The contemporary American neuroscientist, Michael Gazzaniga, has described the dynamics of such consciousness in this manner:
‘It is as if our mind is a bubbling pot of water. . . . The top bubble ultimately bursts into an idea, only to be replaced by more bubbles. The surface is forever energized with activity, endless activity, until the bubbles go to sleep. The arrow of time stitches it all together as each bubble comes up for its moment. Consider that maybe consciousness can be understood only as the brain’s bubbles, each with its own hardware to close the gap, getting its moment’. (The Consciousness Instinct, 2018)
Moreover, an immaterial mind and a material world (such as the brain in the body), as dualism typically frames reality, would be incapable of acting upon each other: what’s been dubbed the ‘interaction problem’. Therefore the physicalist model — strengthened by research in fields like neurophysiology, which quicken to acquire ever-deeper learning — has, arguably, superseded the dualist model.

People’s understanding that, of course, they will die one day, has spurred search for spiritual continuation to earthbound life. Apprehension motivates. The yearn for purpose motivates. People have thus sought evidence, empirical or faith-based or other, to underprop their hope for otherworldly survival. However, modern reality as to the material, naturalistic basis of the mind may prove an injurious blow to notions of an out-of-body afterlife. After all, if we are our bodies and our bodies are us, death must end hope for survival of the mind. As David Hume graphically described our circumstances in Of the Immortality of the Soul (1755), our ‘common dissolution in death’. That some people are nonetheless prone to evoke dualistic spectral spirits — stretching from disembodied consciousness to immortal souls — that provide pretext in desirously thwarting the interruption of life doesn’t change the finality of existence.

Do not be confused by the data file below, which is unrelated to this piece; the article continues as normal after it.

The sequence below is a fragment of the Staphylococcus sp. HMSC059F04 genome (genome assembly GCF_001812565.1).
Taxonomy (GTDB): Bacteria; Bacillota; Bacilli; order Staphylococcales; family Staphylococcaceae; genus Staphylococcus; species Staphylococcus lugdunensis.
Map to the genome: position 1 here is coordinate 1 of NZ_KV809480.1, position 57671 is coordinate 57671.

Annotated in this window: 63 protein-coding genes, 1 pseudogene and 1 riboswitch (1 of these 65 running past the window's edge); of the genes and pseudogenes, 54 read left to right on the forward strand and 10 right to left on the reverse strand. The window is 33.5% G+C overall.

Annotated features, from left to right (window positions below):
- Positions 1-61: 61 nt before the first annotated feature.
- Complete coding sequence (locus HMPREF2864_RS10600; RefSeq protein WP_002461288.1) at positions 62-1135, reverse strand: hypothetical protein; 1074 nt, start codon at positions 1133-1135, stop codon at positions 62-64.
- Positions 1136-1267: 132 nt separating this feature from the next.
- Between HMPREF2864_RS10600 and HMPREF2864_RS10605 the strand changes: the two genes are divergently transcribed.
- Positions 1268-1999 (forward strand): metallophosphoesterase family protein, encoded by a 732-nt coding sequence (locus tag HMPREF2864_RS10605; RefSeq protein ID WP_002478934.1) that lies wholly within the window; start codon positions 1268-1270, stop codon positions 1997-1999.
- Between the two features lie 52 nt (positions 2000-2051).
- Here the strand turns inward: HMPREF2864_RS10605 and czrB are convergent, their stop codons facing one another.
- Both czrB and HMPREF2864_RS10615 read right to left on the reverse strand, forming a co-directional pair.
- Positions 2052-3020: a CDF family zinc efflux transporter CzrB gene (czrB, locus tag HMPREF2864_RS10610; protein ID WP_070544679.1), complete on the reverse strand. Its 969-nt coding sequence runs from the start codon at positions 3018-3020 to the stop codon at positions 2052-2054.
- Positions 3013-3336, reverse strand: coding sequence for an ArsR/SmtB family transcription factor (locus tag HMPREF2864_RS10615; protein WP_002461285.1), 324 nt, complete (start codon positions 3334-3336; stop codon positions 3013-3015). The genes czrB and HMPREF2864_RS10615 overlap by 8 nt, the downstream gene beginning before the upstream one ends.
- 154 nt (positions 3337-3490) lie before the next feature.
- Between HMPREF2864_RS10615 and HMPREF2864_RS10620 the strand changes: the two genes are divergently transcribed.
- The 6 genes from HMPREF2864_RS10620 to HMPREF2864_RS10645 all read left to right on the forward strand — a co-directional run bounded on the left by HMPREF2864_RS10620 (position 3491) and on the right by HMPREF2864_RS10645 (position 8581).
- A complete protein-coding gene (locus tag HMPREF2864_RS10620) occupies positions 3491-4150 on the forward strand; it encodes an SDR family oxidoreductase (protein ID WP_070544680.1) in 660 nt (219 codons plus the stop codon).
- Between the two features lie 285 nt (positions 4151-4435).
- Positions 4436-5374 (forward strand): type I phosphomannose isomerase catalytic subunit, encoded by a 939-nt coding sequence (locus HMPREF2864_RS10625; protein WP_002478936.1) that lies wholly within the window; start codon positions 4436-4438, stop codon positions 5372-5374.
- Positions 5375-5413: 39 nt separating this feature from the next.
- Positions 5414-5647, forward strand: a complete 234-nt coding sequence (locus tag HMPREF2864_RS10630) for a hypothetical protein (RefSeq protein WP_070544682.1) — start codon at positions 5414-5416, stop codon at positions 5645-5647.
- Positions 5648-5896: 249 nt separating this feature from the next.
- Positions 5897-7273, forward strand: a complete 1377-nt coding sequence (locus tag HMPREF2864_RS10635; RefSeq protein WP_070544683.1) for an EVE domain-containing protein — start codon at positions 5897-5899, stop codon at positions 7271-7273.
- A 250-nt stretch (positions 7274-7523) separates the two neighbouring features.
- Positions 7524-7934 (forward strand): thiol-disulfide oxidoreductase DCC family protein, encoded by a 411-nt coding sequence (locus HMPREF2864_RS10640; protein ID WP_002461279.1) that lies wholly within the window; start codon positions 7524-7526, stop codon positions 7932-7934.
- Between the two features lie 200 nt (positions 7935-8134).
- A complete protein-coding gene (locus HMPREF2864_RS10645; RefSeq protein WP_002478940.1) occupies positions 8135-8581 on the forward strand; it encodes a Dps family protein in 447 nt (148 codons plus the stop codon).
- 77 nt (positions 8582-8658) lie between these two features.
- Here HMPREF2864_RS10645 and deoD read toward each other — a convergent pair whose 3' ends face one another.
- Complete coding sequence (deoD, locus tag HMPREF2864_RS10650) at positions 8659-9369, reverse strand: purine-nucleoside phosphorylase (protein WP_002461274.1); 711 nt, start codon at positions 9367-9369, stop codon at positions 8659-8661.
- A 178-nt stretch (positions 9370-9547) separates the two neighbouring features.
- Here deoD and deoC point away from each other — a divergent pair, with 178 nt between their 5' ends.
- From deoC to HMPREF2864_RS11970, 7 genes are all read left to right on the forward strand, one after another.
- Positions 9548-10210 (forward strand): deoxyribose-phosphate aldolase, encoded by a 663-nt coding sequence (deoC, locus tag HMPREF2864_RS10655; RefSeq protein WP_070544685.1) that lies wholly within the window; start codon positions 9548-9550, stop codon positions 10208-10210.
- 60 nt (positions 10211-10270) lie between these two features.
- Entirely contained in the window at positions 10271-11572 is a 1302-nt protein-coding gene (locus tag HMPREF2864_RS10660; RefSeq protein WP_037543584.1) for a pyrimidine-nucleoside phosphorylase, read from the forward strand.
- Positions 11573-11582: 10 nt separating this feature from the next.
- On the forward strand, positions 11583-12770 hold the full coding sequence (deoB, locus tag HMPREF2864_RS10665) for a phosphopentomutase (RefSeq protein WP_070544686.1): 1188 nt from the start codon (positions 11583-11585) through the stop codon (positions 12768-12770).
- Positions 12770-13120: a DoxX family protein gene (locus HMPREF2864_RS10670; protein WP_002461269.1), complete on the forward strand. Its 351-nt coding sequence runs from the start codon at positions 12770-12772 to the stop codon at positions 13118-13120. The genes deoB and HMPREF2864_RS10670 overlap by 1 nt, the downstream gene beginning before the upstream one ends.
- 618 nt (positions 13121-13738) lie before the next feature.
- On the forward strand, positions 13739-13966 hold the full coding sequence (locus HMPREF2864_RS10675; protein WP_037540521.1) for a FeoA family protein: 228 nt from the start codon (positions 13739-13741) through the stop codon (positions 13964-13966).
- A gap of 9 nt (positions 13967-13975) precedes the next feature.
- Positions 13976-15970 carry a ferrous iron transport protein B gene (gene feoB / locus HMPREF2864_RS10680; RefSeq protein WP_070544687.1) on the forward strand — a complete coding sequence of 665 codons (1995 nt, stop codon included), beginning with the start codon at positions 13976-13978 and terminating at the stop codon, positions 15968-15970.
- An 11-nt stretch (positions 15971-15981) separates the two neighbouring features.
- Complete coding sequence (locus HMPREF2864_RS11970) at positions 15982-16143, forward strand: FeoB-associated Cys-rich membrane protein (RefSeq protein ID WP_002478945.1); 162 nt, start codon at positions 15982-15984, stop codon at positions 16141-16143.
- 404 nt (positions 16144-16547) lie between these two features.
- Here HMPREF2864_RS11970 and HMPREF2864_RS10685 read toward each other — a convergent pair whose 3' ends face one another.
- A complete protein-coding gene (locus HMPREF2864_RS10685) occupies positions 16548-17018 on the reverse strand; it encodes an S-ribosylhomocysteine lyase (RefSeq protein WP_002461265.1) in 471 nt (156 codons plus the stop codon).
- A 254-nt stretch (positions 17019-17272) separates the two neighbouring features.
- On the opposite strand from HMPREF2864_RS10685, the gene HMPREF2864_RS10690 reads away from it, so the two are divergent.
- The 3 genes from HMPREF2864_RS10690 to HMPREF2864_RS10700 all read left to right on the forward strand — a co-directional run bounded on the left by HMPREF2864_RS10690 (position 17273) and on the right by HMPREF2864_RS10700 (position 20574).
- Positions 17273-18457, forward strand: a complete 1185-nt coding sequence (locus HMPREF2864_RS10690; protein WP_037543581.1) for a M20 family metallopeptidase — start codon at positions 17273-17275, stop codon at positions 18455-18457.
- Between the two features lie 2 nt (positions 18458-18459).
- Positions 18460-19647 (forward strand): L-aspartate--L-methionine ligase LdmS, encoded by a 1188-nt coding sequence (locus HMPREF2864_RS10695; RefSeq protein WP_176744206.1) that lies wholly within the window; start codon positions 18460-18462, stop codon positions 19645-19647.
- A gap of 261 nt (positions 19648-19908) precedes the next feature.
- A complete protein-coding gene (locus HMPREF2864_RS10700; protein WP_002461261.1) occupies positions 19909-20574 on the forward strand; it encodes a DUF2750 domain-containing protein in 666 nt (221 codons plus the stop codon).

And so, my conclusion is that perhaps we’d be better served to find ingredients for an ‘afterlife’ in what we leave by way of influences, however ordinary and humble, upon others’ welfare. That is, a legacy recollected by those who live on beyond us, in its ideal a benevolent stamp upon the present and the future. This earthbound, palpable notion of what survives us goes to answer Wittgenstein’s challenge we started with, regarding ‘what problem’ an afterlife ‘solves’, for in this sense it solves the riddle of what, realistically, anyone might hope for.